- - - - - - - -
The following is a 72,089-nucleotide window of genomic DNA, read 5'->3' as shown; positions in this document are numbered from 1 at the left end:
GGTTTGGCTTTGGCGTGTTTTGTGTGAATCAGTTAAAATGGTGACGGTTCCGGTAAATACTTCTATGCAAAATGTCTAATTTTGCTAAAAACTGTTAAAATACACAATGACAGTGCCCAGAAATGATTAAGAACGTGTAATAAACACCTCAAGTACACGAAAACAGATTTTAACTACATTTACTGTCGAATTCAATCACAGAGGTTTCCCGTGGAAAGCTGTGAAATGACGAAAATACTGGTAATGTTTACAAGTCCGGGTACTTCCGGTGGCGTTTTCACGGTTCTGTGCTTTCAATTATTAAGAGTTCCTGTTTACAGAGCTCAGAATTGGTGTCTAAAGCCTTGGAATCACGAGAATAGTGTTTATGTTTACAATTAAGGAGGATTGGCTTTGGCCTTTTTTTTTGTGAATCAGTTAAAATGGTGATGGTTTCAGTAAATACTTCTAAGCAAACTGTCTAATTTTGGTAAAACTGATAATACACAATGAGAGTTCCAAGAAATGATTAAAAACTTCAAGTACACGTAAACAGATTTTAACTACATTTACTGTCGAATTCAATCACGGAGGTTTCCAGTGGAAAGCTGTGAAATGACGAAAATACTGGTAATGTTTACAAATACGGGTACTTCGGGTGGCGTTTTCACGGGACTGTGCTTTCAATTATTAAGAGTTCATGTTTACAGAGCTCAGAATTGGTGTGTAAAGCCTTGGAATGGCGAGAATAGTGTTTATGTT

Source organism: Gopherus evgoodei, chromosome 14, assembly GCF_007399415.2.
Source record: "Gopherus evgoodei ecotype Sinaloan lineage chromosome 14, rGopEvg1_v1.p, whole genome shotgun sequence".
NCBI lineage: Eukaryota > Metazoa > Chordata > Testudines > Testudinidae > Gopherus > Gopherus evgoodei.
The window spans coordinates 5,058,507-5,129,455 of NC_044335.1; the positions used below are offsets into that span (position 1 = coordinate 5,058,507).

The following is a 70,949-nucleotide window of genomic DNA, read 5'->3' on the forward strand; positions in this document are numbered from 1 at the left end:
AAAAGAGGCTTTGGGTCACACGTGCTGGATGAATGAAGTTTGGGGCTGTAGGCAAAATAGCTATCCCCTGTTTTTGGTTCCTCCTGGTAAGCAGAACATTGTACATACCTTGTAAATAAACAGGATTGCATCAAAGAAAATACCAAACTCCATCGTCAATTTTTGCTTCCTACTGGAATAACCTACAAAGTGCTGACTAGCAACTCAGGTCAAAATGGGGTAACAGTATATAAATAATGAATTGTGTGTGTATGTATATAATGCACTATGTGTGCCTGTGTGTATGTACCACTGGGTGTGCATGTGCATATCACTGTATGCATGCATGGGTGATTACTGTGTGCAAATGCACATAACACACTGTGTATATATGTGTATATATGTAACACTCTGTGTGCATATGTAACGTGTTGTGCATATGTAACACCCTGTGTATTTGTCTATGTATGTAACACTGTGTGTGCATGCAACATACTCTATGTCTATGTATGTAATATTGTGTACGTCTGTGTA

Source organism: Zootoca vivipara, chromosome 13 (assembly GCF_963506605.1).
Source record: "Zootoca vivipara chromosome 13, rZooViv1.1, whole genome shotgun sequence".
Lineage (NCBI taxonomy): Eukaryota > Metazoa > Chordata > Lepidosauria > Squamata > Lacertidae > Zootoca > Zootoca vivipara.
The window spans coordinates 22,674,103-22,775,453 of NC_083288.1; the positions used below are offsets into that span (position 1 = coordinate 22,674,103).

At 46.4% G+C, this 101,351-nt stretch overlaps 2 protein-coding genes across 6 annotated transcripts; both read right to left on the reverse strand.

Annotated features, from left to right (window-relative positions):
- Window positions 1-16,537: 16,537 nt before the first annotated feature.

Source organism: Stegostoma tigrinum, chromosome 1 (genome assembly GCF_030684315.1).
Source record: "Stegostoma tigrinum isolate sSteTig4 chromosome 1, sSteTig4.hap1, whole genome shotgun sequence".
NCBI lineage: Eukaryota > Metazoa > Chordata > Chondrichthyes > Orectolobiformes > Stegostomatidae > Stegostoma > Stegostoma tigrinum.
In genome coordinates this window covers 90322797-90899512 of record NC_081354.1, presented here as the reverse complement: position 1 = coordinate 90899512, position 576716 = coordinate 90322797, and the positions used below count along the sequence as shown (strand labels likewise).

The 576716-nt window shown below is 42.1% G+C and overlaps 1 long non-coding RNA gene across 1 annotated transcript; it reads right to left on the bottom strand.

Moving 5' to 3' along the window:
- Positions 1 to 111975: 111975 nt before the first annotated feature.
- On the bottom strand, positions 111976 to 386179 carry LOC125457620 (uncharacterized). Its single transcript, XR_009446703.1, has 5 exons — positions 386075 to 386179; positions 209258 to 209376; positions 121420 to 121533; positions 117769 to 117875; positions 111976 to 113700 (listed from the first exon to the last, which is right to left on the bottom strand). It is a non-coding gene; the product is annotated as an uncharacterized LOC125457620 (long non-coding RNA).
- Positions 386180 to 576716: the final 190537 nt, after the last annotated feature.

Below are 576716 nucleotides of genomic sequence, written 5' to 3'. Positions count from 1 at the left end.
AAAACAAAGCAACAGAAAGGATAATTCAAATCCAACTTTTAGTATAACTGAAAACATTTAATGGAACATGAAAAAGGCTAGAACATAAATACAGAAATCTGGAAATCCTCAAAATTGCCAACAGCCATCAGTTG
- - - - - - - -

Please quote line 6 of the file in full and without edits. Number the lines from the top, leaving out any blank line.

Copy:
The window spans coordinates 5,058,507-5,129,455 of NC_044335.1; the positions used below are offsets into that span (position 1 = coordinate 5,058,507).